Flu Shot Conspiracies And The Good People Of Montrose - A Personal Essay

I was due to meet up with friends in Montrose, a small town on the outskirts of Los Angeles when a slight headache registered in the back of my head accompanied by an onslaught of the sniffles. Hmm. Should I stay home? Nah, I wasn’t really sick, was I? Besides, I was already dressed in my festive holiday garb with my leopard print Santa hat to match. I applied bright red lipstick to frame my hopeful smile and got in the car.

I wasn’t about to miss our annual celebration in this sweet little town that made the holidays feel like something tangible, magical, and less lonely for a single woman flirting with a midlife crisis. Boutique shops painted their windows with cheery holiday messages. Cider was served. Frosty, buttery cookies were set out in lacy paper cups. Horse-drawn carriages paraded up and down the street carrying happy people singing Christmas carols.

I was one of those happy people. I felt just fine!

I rarely, if ever, catch the flu. I do watch the dystopian-style news coverage with interest, however, carefully monitoring the latest CDC findings and warnings. Once I have the latest stats, I call up friends and ask them if they’re getting the flu shot. No matter what their answer is, I explain how it’s all a conspiracy where fear mongers donned in white coats convince the population they’re going to die and then suddenly every drug store in town is offering free flu shots.

We’re all just fine, I tell them.

When my friend moved in for a hug, I instinctively put up the don’t-hit-your-head-on-the-dashboard- hand. “Don’t touch me,” I warned. “I might be coming down with something. It’s just the sniffles. I feel fine – but just in case.”

She stepped back and gathered her children to her side. There was a contagion in their midst. The kind of contagion that ruins a perfectly good holiday.

There was a Farmer’s Market going on that day. Shiny trinkets and homemade candles and tasty frosted treats and beef jerky made from organic beef all waited proudly for my patronage. I was drawn to some glistening mangos piled high in their stand. Such a lovely shade of orange, I thought. I picked one up and smelled it with my runny nose. I held it in my hands, squeezing it, rubbing it like a genie lamp. “How do you know if a mango is ripe?” I asked its owner. I don’t remember what the answer was. I became distracted by some supersized zucchinis next door. “I’ll circle back,” I said and returned the mango to its pile.

Later, at lunch, I ordered a Bloody Mary. “Wow, is this spicy!” I remarked, as my sinuses began to drain all over my napkin. I asked the server for more napkins. Twice. The mother and her children looked on nervously. I brought up the flu shot conspiracy again, but everyone was talking about something more positive. I started coughing.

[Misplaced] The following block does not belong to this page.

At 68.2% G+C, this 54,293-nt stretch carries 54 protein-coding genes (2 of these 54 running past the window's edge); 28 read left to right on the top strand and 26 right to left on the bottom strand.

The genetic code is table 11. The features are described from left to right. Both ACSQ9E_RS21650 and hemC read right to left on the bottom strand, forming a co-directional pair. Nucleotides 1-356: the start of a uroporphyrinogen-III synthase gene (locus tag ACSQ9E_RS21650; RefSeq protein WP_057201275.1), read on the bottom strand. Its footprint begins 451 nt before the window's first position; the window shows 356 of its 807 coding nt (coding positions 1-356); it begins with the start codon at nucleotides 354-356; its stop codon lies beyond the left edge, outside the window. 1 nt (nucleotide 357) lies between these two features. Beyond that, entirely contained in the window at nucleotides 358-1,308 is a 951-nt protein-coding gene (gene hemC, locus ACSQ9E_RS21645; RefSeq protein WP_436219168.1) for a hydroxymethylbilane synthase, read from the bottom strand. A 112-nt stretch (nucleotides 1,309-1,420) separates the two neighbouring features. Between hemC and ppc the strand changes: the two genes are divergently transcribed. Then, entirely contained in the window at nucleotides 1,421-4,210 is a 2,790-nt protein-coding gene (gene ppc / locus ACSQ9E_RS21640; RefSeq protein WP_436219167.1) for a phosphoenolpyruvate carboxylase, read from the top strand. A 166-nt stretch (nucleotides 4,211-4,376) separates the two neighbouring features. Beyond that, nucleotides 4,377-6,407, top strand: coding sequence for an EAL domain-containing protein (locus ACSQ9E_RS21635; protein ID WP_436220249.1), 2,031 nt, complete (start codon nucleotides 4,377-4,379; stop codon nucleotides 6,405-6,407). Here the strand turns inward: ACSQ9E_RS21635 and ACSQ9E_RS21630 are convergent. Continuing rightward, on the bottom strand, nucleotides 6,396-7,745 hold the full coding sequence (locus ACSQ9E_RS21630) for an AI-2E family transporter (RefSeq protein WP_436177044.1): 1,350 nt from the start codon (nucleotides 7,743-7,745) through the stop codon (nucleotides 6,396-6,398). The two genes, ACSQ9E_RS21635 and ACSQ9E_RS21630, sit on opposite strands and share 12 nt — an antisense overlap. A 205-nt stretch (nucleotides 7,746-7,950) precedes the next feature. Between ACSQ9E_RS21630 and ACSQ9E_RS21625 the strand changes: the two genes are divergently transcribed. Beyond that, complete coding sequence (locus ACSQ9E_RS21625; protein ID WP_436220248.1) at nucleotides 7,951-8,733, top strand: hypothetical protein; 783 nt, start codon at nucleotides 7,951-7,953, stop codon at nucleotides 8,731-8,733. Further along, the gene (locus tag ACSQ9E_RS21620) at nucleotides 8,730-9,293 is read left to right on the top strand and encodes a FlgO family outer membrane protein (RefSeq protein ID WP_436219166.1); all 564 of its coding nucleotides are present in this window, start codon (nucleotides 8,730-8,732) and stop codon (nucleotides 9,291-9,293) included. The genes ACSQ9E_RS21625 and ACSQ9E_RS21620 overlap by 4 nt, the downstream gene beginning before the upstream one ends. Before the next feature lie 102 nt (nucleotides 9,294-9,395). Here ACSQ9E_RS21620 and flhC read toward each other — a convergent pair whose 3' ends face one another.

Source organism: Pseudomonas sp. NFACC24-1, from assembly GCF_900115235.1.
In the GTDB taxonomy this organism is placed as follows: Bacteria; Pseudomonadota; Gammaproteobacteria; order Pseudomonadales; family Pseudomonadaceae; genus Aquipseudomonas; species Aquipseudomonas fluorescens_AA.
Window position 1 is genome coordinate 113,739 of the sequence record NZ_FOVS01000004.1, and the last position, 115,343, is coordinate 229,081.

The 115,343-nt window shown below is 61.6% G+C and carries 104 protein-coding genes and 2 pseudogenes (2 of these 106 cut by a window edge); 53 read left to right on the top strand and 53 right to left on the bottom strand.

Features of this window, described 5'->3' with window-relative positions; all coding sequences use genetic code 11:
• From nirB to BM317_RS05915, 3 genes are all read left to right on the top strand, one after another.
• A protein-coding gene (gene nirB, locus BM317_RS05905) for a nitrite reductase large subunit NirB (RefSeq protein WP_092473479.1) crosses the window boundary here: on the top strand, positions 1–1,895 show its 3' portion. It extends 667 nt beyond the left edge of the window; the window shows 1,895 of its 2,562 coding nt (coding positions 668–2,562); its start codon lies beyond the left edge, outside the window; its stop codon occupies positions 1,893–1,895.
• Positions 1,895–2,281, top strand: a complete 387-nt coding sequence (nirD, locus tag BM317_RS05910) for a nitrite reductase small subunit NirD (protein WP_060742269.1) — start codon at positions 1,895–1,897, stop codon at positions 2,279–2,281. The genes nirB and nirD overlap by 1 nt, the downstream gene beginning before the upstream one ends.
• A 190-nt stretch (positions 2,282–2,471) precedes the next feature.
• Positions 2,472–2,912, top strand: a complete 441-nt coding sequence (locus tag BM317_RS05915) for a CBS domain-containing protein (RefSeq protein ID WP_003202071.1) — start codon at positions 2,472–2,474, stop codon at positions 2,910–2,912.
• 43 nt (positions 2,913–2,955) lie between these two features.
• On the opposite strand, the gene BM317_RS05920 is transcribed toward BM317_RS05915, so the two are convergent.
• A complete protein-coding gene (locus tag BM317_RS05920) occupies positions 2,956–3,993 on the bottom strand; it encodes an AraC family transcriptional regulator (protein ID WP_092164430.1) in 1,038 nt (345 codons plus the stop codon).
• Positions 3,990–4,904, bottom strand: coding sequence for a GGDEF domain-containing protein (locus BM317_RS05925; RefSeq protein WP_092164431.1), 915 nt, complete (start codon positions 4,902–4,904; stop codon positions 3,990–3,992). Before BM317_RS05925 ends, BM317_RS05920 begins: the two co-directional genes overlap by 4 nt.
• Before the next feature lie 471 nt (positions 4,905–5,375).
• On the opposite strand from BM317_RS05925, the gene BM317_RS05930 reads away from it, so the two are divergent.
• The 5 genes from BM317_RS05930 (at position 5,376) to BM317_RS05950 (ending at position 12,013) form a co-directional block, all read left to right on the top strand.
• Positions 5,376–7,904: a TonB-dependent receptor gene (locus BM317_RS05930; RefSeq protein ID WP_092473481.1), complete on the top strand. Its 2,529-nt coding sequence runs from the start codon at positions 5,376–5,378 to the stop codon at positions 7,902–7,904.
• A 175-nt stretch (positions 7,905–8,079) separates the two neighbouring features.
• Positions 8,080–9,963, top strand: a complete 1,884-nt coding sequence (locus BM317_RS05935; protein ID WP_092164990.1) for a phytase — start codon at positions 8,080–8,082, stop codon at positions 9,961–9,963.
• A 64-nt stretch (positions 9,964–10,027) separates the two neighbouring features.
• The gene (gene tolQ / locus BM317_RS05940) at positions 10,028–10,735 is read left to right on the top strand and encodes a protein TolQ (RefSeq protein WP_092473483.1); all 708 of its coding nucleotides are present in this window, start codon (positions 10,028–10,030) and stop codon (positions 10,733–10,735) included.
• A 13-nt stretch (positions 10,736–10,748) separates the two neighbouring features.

“There must be a lot of pepper in this thing,” I mused. I smiled through watery eyes. I adore the holidays, I thought. I love these people. I love everyone. My face felt hot. Was I delirious?

Maybe it was time to go. “No hugs for me” I sang on the way out. “Just in case!”

When I arrived home, it was clear something was very wrong. A mere six hours had passed since that first dull headache. Now, I could barely walk up the six stairs into my building. In the elevator, I leaned against the wall. I took off my leopard print Santa hat and patted my face as the actors do in old Western movies when someone has fallen gravely ill. As the patient clings to life, the caretaker yells, “Get me some water and a clean cloth! Quickly!” As the patient knocks on death’s door, the caretaker pats their face ever so gently and in a few hours, they wake up…and they feel just fine.

I donned my favorite jammies and marveled at how cruel the body can be. How fast it can turn on you. How lonely the holidays are. Everything hurt! This was simply ridiculous! They ought to find a cure for this nonsense, I thought. A vaccine of some sort.

As I drifted to sleep with a thermometer in my mouth, lips still lined in red lipstick, I thought of that lovely mango at the Farmer’s Market and whispered an apology to the good people of Montrose.


Katie Love is a writer, comedian, and the author of the novel, “Cubicide," and the forthcoming memoir, “Two Tickets to Paradise," a comedy-tragedy about growing up Jehovah’s Witness, losing religion, and finding the truth. She has written for the Los Angeles Times, Yahoo News, and the San Francisco Chronicle. She is the creator, writer, and producer of the live comedy talk show, “The Katie LoveShow." Katie resides in Los Angeles with a 20lb cat and no regrets. She is represented by Peter Steinberg of Foundry Media.

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